42nd Bamboo Organ fest message: ‘Make music, not drug war’ | Lifestyle.INQ

OCTOBER 27, 2022

The world famous Bamboo Organ of Las Pinas
The world famous Bamboo Organ of Las Pinas
The world famous Bamboo Organ of Las Pinas

Noting the key role that child musicians will play in the 42nd International Bamboo Organ Festival set this week, stakeholders have stressed the importance that music education plays in the development of the youth in the country.

“They say the youth is only interested in computers, this is not true. We can motivate them. If you want to fight drugs, don’t do it with a gun. Do it with music,” said Leo Renier, executive director of the Las Piñas-based Bamboo Organ Foundation, Inc.

Renier, a Belgian musician and long-time Philippine resident, lamented that the national education system seriously lacks a musical component, thus wasting the innate talent of many Filipinos.

“It’s up to us to discover them, start them at a young age… Why not (have a music school in) every municipality if we are so naturally inclined to music? Why not (develop) music that is more professional? I don’t see what would be the objection,” he added.

This year’s festival runs Feb. 16-22 and opens at the St. Joseph Parish that houses the world-famous bamboo organ created by Fr. Diego Cera, a Recollect priest, in the 19th century.

The gala night on Feb. 16 will feature Filipino child musicians belonging to the Villancico Vocal Ensemble, Musika Sophia and Las Piñas Boys Choir as well as Belgian organist Luc Ponet, Austrian flutist Raphael Leone, France cornetto player Lambert Colson, German guitarist Carsten Linck, cellist Renato Lucas and titular organist of the parish Armando Salarza, in a program called “Ensalada de Natividad.”

Musika Sophia’s harpsichordist Jocelyn Guadalupe noted that scientific studies show that music education that focuses on keyboard or guitar for example, “expands the brain… because constant practice enriches the brain just like gymnastics instills discipline.”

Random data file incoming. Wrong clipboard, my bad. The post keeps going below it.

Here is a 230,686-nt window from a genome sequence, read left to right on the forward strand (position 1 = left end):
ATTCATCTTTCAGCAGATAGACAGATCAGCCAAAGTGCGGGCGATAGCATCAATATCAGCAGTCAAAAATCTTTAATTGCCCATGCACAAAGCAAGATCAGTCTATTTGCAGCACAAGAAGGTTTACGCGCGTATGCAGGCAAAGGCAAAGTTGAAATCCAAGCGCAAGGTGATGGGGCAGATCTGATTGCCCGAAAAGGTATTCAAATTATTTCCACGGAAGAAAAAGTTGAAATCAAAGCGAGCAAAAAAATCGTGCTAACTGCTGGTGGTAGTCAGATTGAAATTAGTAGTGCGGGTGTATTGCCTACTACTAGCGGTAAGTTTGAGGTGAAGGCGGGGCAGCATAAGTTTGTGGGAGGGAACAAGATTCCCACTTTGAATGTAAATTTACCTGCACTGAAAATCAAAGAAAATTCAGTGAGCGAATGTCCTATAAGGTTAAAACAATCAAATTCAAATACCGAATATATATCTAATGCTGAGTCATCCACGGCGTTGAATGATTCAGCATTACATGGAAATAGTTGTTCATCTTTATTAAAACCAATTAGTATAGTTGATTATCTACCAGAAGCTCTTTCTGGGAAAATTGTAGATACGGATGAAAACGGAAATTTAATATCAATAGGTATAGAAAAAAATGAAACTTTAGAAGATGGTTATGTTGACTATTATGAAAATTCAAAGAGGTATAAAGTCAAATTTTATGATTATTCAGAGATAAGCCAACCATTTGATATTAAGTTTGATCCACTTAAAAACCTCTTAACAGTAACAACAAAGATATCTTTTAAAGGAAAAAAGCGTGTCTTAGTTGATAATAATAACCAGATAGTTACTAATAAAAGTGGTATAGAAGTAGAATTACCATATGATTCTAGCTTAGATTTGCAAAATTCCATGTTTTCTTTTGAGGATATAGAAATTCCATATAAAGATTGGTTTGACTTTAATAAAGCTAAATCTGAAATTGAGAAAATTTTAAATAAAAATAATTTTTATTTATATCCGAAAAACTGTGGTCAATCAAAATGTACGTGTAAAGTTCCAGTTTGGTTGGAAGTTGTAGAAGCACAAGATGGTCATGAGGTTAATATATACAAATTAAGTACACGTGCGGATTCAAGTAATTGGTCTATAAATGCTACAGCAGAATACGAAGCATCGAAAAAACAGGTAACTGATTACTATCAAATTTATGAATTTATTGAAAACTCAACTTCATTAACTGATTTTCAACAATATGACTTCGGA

Guadalupe, chair of the University of the Philippines Music Education Department, also observed that young people who play in a musical ensemble grow up to be “more sensitive to other people. That’s why music is part of the Humanities. It makes us more human, to feel for each other.”

She added that constant practice in a social environment such as when an organist plays in church allows the musician and the audience to develop an emotional connection with each other.

Bamboo Organ Festival participants in Manila Hotel —JILSON SECKLER TIU
Bamboo Organ Festival participants in Manila Hotel —JILSON SECKLER TIU

Unfamiliar music

Beverly Shangkuan-Cheng will conduct the “Ensalada de Natividad” in St. Joseph Parish.

She noted that playing 17th-century music such as motets and villancicos, or rustic songs played in church before Holy Masses was a challenge for the young musicians because they had never heard these played before.

“It was more difficult for us to know the context behind its performance— how to perform it, who performed it, as well as the availability of instruments that are (relatively) not accessible anymore. So the preparation for this festival, especially for the music students, has been really enriching,” Cheng said.

Although the music and the instruments were discussed in class, Cheng recalled the young musicians “had no idea how to perform” the pieces.

“But through rehearsing and collaborations with foreign artists who are specialists in the instruments, learning the genre of early music became special for the students and other performers. It was not a luxury we could experience anytime,” she added.

Cheng said that one night when the young musicians rehearsed, “when we heard everything come together—the choir, the soloists and how they interacted—the instruments were not even there yet, they would cheer after every song! They would sing and dance to the music.”

Renier noted that Salarza is celebrating his silver anniversary as titular organist of the Bamboo Organ this year.

This year also marks the unveiling of a new pipe organ designed by Cealwyn Tagle and constructed by the Diego Cera Organ Builders, Inc. The new organ is a donation of the Villar Foundation and is constructed using metal and wooden pipes.

The new organ will serve the liturgical services at the Shrine of Ezequiel Moreno (Semo) in Pulanglupa at the Villar Sipag Center along the C-5 Extension in Las Piñas City.

The new organ will be integrated into the festival program during the closing concert featuring the Ateneo de Manila Glee Club to be held at Semo on Feb. 22.